Few shows make it to their sixth season, but Reba did. Few shows showcase an evolutionary story arc, but Reba did. I would say that Reba was a damn good show for a cast that was headed up by someone who was primarily known for eir sappy country songs. The season starts out with â€œLetâ€™s Get Physicalâ€, which showcases the amount of different sub-plots and interactions that can successfully be resolved in the space of 30 minutes in Rebaâ€™s desire to not become the â€œfat friendâ€ and Brockâ€™s worry about Barbara Jeanâ€™s fidelity. The fact that there can be such an array of minor and major stories meshing with each other without audience confusion speaks volumes to the talent of writers and production present on the show by this point.
While the sixth season only has half as many episodes and any of the preceding seasons, I feel that there is a greater worth to the episodes contained here. Primarily contributing to that opinion would have to be the inclusion here of the showâ€™s final episode, â€œThe Kids are Alrightâ€. In this episode, Van and Cheyenne have to shack up at Rebaâ€™s house after a small fire renders their house uninhabitable. Barbara Jean takes one of the biggest decisions in eir life by sticking with Brock even when an out of state promotion beckons, and everything is able to be completed neatly and without any major changes or shocking developments. The show could have went on longer, but â€œThe Kids are Alrightâ€ is a fitting tribute to a great show.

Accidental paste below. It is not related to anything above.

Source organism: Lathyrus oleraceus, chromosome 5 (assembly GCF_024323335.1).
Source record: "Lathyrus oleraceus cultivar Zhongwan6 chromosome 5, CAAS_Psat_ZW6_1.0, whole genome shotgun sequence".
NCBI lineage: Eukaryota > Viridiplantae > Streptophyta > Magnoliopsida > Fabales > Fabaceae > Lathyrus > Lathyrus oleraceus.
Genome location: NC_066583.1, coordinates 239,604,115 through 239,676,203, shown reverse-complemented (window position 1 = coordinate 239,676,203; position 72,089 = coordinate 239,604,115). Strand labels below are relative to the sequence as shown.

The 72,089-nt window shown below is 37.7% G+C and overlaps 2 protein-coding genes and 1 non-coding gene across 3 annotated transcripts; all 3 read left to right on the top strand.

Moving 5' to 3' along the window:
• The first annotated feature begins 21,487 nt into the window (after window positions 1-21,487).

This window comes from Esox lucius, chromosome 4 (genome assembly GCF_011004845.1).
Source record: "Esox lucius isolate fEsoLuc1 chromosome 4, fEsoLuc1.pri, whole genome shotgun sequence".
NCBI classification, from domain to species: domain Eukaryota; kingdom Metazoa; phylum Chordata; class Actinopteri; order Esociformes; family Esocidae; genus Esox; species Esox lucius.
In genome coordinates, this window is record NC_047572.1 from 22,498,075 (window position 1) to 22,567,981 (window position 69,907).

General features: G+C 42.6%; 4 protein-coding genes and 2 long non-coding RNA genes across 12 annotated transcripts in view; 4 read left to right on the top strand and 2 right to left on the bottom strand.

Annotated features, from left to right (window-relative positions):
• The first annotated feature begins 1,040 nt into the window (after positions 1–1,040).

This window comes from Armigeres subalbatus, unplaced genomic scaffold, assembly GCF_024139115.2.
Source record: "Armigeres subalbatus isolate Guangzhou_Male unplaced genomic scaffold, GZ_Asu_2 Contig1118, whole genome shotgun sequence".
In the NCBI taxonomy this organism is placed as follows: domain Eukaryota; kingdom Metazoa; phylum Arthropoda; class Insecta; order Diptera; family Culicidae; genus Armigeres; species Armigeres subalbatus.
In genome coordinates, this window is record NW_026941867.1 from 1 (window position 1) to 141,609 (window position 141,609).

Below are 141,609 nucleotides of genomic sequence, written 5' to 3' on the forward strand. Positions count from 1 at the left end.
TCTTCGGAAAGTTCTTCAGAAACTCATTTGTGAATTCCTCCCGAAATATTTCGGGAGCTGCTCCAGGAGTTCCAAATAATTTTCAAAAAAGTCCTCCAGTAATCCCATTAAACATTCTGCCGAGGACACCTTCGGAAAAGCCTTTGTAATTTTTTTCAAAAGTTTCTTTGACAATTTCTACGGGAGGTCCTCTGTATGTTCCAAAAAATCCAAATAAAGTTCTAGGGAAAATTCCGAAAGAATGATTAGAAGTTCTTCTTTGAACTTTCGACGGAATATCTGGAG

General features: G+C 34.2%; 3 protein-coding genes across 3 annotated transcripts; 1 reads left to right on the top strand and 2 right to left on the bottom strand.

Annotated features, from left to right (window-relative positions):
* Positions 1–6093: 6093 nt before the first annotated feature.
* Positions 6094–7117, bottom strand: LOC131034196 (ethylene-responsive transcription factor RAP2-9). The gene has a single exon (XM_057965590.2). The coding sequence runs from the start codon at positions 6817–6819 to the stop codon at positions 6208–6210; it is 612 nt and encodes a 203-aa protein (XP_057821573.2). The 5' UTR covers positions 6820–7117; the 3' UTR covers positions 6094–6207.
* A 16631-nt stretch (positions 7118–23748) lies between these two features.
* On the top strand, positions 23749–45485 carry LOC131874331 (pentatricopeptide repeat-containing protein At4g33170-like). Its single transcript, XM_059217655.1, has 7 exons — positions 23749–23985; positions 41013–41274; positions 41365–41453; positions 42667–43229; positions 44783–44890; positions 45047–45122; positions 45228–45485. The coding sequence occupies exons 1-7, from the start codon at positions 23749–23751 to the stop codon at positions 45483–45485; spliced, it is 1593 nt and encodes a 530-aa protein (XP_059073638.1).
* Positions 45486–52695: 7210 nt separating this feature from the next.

Purchase the DVD set of the sixth season of Reba if you were a fan of the show; the price ($24; currently available at Amazon for $13) is a value for how much is present here. While it is not essential to buy the previous seasonsâ€™ box sets to appreciate the sixth season, it really is interesting to see how each of the main characters grow up over all 125 episodes.
Reba: The Complete Sixth Season (DVD) / 2009 Fox / 269 Minutes / http://www.fox.com